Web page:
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Week Ending: 9th April - A Roundup in I.T. & Tech News

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WEEK ENDING: 9th April – A ROUNDUP IN I.T. & TECH NEWS

It’s Friday, so you know what that means, it’s time for our Weekly Roundup! With all the confusing weather we’ve had this week and only a four-day working week, you may have missed the latest developments in the I.T. and Tech industry.

From Microsoft and Zoom being the most impersonated brands for phishing attacks last year, to the lack of professional technology experience at board level, and a Microsoft survey on firmware.

Let’s get you up to date.

Microsoft and Zoom, most impersonated brands for phishing attacks

Multinational technology giant, Microsoft, and video conferencing company, Zoom, have recently been named the most impersonated companies used in cyberattacks.

According to research by Atlas VPN, 80% of last year’s brand email phishing campaigns imitated Microsoft or Zoom. Microsoft alone was used in a staggering 28,536 unique phishing attempts; this accounts for 70% of all brand phishing campaigns in 2020.

Ruth Cizynski, cybersecurity researcher at Atlas VPN commented

“With the eruption of the global pandemic, most of our lives transferred online, and cybercriminals were quick to take advantage of the situation by launching new scam schemes and phishing attacks. When it comes to the latter, fraudsters favoured brands and industries that people were relying on most during the pandemic.”

With demand for software like Microsoft and Zoom increasing dramatically during the pandemic it’s not a surprise that cybercriminals have opted to take this route. Microsoft along with other trusted consumer brands - Netflix, DocuSign, LinkedIn, Apple and Dropbox were used in brand phishing attacks totalling to 72% of all phishing scams in 2020.

Read more here.

Nine-in-ten bank boards lack professional technology experience

The financial sector has had to make some big changes as digitalisation continues to intensify. However, almost 90% of board directors at leading banks have confessed to lacking professional technology experience.

Digital technology has become a ‘game-changer’ with artificial intelligence (AI), cloud computing and Internet of Things (IoT) providing companies with cost effective ways to improve security, productivity and customer experience. The banking sector has actually been amongst the fastest to take up new technology in the past few years, although many boards don’t have the technological experience to keep up, making them vulnerable to competitors that are digitally savvy.

According to research conducted by Accenture, only 6% of board directors have professional technology experience. With this lack of experience, how can companies be assured that the technology introduced will be maintained or even protected properly?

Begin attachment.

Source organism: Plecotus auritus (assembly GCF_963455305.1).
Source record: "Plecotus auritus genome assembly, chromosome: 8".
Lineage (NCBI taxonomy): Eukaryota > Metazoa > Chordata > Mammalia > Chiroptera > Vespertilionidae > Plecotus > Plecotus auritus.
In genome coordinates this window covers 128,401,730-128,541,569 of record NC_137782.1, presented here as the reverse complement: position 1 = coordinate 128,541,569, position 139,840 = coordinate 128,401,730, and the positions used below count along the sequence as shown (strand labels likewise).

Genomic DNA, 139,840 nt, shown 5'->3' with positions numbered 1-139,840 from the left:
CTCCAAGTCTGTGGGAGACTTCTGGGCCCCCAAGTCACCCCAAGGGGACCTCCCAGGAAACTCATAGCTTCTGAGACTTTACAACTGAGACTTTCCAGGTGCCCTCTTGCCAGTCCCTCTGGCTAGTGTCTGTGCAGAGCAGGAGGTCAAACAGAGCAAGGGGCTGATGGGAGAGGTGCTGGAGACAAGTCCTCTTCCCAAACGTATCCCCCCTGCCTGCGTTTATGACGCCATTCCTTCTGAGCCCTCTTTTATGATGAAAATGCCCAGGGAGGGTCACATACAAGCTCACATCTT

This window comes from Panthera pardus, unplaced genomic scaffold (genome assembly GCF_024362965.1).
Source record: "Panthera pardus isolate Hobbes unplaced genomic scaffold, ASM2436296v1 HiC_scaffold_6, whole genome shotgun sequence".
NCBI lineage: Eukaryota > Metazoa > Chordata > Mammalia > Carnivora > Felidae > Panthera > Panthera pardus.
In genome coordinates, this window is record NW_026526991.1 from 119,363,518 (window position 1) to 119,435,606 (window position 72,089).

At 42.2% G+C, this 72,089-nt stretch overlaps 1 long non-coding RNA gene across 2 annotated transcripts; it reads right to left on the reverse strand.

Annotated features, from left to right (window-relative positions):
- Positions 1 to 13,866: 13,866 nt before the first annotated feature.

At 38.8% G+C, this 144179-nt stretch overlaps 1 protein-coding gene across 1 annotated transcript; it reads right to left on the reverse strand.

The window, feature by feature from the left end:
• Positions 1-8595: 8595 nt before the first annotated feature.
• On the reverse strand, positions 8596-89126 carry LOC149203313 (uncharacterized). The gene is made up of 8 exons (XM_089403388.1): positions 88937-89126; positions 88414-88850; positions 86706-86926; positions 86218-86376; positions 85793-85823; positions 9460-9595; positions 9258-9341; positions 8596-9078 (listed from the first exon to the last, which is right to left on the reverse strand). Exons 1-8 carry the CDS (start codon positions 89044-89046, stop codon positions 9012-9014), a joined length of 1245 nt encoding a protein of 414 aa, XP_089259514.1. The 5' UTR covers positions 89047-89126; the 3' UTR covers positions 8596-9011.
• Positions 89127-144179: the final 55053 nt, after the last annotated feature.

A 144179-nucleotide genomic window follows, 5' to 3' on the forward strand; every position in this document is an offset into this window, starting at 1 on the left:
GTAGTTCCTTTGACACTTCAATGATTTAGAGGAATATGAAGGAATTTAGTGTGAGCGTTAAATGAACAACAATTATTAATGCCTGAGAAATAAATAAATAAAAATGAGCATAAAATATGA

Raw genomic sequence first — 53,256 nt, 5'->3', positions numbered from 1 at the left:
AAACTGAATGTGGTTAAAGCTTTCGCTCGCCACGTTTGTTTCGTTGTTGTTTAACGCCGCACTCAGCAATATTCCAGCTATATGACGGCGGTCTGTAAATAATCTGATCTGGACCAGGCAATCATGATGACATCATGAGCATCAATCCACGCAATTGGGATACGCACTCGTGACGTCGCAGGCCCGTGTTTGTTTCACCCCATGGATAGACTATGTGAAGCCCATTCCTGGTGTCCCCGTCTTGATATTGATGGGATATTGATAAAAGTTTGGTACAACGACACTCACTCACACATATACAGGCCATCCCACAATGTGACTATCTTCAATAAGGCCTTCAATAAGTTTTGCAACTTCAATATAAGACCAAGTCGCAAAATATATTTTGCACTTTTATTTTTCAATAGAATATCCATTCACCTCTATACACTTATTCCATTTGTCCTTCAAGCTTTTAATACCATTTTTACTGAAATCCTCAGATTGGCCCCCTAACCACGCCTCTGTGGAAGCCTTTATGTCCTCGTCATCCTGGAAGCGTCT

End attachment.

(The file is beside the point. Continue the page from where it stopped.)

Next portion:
Mauro Macchi, leader of Accenture Strategy & Consulting commented

“Much of the disruption brought about by the pandemic has led to a rapid shift within banking to more digital touchpoints, requiring speedy technology investments. Banks that are accelerating their cloud adoption to better manage change would benefit from a board with technology experience that can help ensure that technology investments are compatible across various business units.”

If board directors lack this expertise, how can the workers be reassured that the technology investments will minimise the risks and maximise the benefits? Introducing technology expertise as a skill for new hires may help bridge the gap in knowledge without making any rash decisions.

Discover more here.

Should businesses be more worried about firmware attacks?

Microsoft recently put out a report claiming that businesses across the globe are neglecting a key part of their cybersecurity – the need to protect computers, servers and other devices from firmware attacks.

Firmware isn’t new, but many people are unsure about how it works. Firmware is a type of permanent software code used to control each hardware component in a PC. Increasingly, cyber-criminals are designing malware that quietly tampers with the firmware in motherboards, which tell the PC to start up, or with the firmware in hardware drivers.

According to Microsoft’s international survey, 80% of firms have experienced at least one firmware attack in the last two year, however only 29% actually have budgets allocated to protect their business from such an attack. Is this lack of education or because businesses are really not sure about the level of threat?

There’s been much debate online about the timing of this survey from Microsoft, given the recent security vulnerability affecting its Exchange and email system, and sceptics are saying that it may just be an attempt by Microsoft to divert attention.

Or is this something businesses really need to be worried about?

Those were just some of this week’s top stories but if you want more content, follow us across our four social media channels: